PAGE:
Belarus Is Latest Target of Russia's Use of Oil and Gas as Geopolitical Weapons


Image: Belarusian flag. Stock Photo.

The West found out firsthand on January 7 of 2009 how Russia uses oil and gas as geopolitical weapons.

That was the day in the dead of winter when Gazprom halted its gas supplies to Ukraine in a dispute over price and money that it said Ukraine owed it.

At the time, Russia supplied a third of Europe's gas -- and 80 percent of it came through Ukrainian pipelines, so cutting off gas to Ukraine meant cutting it off to the continent.

Moscow cared not a whit that its dispute with Ukraine would cause collateral damage across Europe. In fact, it may have hoped that a terrified Europe would quickly lean on Kiev to take steps to end the dispute.

That wake-up call in 2009 should have galvanized Europe into rushing to reduce its dependence on Russian gas. But that didn't happen until 2014, when tension between the West and Russia soared over the Kremlin's seizure of Crimea and support for the eastern Ukrainian separatists.

Now evidence has surfaced that Russia is using oil and gas as a geopolitical weapon against another neighbor -- Belarus.

Russia also has a stranglehold on Armenia's gas and electricity supplies -- one of the reasons that the small Caucasus country has had little room to develop true independence. In the fall of 2013, Russian President Vladimir Putin forced Armenia to drop its plan to become an associate member of the European Union and join the Moscow-led Eurasian Economic Union instead.

On July 1 of this year, Russia cut the amount of oil it sells to Belarus by 40 percent.

This will be an economic disaster for the country, which earns a quarter of its export revenue from refining oil into gas and other products.

Russia contended that the cutback was the latest round in a "commercial dispute" with Belarus.

But officials in Belarus' capital of Minsk said the reduction came without warning.

Political analysts inside and outside Belarus say the real reason for the cutback was a warning that Minsk should think twice about developing closer ties with the West.

When Russia seized Crimea and sent troops into eastern Ukraine to help the separatists in 2014, Belarus' president, Alexander Lukashenko, feared his country could be the next invasion target.

So the man who had once thumbed his nose at Europe and the United States, and taken pride in the West calling him Europe's last dictator, began mending fences with the West.

In the same way that he was once defiant toward the West's criticism of Belarus' human-rights record, Lukashenko showed defiance toward Russia last week.

In a meeting with the U.S. Embassy's charge d'affaires in Minsk, he said he wanted to normalize relations with Washington.

Then he took a slap at Moscow, asserting that no country could veto U.S.-Belarus relations.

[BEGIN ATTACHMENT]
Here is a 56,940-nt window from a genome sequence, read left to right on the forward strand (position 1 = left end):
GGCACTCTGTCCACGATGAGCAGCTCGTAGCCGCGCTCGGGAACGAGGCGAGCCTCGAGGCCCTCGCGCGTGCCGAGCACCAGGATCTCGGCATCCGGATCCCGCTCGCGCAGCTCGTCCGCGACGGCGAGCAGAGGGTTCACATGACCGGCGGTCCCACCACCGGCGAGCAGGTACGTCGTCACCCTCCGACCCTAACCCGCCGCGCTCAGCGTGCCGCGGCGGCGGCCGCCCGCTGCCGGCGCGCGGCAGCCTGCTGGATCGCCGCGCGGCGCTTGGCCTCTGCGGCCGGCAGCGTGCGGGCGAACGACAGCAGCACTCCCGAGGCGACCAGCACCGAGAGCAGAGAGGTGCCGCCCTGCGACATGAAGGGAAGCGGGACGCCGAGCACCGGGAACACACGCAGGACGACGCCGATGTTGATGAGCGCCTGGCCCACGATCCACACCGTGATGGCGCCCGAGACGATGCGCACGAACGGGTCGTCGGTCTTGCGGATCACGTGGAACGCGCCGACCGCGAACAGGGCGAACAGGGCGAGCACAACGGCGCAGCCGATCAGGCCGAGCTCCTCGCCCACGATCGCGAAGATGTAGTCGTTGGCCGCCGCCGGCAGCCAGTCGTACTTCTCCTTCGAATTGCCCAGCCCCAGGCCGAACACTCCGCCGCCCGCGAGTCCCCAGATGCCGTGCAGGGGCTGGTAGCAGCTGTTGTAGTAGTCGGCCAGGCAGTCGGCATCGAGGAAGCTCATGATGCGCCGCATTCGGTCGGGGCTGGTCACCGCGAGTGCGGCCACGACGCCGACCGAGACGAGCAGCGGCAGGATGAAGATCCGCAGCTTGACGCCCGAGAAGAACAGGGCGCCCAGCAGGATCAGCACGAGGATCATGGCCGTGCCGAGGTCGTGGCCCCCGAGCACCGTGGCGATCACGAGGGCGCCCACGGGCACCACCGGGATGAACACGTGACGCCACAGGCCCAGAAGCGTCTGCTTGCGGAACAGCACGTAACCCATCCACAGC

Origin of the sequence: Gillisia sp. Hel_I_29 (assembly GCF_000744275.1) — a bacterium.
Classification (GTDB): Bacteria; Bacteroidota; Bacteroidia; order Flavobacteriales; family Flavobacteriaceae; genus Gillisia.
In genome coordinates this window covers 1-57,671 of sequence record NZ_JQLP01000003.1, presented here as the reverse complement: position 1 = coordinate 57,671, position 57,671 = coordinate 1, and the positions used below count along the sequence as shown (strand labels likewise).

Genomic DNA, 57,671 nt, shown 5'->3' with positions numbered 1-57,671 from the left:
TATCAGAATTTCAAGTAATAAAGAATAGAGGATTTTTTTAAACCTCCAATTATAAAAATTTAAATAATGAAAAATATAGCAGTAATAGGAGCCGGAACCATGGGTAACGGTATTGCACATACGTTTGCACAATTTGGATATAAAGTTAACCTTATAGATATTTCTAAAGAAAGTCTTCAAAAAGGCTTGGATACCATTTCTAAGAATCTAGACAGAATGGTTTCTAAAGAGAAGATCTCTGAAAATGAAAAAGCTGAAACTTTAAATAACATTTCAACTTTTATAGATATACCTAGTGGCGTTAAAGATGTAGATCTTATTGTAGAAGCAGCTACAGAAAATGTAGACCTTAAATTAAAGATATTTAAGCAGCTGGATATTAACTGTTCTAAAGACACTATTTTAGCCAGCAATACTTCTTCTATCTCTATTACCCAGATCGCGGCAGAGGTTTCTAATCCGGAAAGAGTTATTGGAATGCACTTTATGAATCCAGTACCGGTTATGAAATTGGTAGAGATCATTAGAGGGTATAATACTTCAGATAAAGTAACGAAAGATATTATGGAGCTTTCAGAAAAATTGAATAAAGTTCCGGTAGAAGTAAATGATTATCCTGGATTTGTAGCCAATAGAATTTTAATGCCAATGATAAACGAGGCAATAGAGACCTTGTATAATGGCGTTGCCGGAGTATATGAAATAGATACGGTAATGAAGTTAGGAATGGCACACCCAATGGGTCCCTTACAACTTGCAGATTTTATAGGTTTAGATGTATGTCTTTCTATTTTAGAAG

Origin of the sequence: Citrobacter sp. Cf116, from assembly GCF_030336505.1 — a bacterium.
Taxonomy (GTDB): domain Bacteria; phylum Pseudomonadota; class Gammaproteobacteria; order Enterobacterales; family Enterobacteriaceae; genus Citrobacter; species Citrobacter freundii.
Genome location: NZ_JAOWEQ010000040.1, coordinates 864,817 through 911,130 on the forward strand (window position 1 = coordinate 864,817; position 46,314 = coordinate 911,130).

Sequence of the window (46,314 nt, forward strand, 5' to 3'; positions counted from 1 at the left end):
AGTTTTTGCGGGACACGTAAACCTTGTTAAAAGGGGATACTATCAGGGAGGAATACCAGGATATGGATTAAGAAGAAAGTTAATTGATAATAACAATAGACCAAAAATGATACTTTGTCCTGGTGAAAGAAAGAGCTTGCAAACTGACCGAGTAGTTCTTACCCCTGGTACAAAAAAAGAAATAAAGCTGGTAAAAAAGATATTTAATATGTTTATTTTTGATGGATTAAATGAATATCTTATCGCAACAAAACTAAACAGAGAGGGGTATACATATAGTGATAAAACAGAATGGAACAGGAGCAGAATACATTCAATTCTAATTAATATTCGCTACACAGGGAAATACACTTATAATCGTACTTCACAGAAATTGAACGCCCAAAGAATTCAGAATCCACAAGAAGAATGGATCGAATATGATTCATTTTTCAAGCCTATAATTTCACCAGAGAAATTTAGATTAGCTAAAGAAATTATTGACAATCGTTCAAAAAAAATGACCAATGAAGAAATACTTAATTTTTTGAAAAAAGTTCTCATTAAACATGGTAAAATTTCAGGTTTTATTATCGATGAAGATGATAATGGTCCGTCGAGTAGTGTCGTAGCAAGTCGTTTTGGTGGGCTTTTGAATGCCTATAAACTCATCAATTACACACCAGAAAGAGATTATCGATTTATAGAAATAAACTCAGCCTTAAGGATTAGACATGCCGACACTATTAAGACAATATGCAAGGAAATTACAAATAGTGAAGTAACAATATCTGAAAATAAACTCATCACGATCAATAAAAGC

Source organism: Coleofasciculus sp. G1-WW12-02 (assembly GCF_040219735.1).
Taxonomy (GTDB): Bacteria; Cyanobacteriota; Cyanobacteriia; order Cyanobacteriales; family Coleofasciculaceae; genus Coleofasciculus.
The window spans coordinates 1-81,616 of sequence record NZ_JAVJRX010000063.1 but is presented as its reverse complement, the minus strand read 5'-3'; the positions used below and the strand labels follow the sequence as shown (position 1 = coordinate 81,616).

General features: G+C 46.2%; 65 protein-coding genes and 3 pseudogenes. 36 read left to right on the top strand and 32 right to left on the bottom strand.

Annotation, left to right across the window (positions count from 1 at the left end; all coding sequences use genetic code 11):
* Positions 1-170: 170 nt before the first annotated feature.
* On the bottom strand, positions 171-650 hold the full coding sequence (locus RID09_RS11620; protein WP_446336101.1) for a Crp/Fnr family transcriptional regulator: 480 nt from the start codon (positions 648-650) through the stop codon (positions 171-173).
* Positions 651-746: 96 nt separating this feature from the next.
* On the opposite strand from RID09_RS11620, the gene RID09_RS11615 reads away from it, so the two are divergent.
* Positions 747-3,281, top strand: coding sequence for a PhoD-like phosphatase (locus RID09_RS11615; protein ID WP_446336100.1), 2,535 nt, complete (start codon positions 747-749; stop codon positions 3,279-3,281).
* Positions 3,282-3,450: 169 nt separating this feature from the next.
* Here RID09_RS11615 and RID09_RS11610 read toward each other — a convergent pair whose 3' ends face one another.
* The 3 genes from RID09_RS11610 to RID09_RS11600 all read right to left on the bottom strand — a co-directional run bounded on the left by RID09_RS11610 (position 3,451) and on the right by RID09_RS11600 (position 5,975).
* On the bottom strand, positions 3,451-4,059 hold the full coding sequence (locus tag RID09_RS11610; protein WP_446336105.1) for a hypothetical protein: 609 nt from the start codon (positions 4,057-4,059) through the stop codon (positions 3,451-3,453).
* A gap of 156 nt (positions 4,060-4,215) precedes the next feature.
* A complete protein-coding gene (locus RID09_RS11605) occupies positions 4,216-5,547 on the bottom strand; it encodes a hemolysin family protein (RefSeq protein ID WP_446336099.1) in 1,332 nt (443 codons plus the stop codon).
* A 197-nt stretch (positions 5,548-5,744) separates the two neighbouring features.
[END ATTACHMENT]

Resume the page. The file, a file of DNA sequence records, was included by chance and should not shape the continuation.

Vetoing Ukraine's relations with the West is exactly what Moscow is trying to do in Ukraine.

It started in late 2013, when Putin browbeat Ukrainian President Viktor Yanukovych into reneging on Ukraine's commitment to sign an association agreement with the European Union.

Putin's bullying backfired. Pro-EU forces in Ukraine rose up in the spring of 2014 to oust Yanukovych, who fled to Russia.

Although Yanukovych's successor, President Petro Poroshenko, did sign the agreement, Russia continues to try to veto EU-Ukraine relations by stoking the conflict in eastern Ukraine. Every week there are dead and wounded, while the Minsk Peace Process makes no progress.

Poroshenko desperately wants peace in the east so he can try to rebuild Ukraine's shattered economy. Putin won't let it happen. His goal is to keep Ukraine unstable until another pro-Moscow leader emerges in Kiev.

Fear that Russia might try to "pull a Ukraine" in Belarus is a key reason why Lukashenko has refused to cave in to Moscow's demand for an air base on Belarusian soil.

Lukashenko is not about to have a wellhead on his territory that Russia could use to fly in troops and equipment to take over his country.

Armenia already knows what it's like to have Russian military installations on its soil. It has two -- an army post and an air force base.

They are constant reminders of how carefully it must tread in its relations with the West, lest Russia unleashes those forces against it.

Armenia has been in discussions with the EU recently on signing an agreement to deepen their trade relations. It's sort of a consolation prize to the loss of the EU association agreement that Russia vetoed in 2013.

You can be sure that Armenian President Serzh Sargsyan has been looking nervously over his shoulder toward Moscow as the negotiations with the EU proceed.

In addition to constant reminders of Russia's military might on its soil, Armenia also has constant reminders that it is a country vulnerable to Russia's energy might.

Russia, which supplies most of Armenia's gas, has for years prevented Armenia from trying to develop its neighbor Iran as a sizable alternative supplier. Armenia and Iran have begun increasing their energy ties since the United Nations sanctions against Tehran were lifted a few months ago, but the steps have been small so far.

Another reminder of Russia's energy stranglehold on Armenia surfaced in the summer of 2015, when the country's Russian-owned main electric company demanded a 17 percent rate increase. Nationwide protests prompted the Armenian government to subside the jump for now.

But Armenian leaders have said the government lacks the money to do that forever.

Ukraine, Europe, Armenia. Russia's use of gas and oil as geopolitical weapons has been well documented.

Unfortunately for Alexander Lukashenko, Belarus is in the crosshairs now.

Armine Sahakyan is a human rights activist based in Armenia. A columnist with the Kyiv Post and a blogger with The Huffington Post, she writes on human rights and democracy in Russia and the former Soviet Union. Follow her on Twitter at: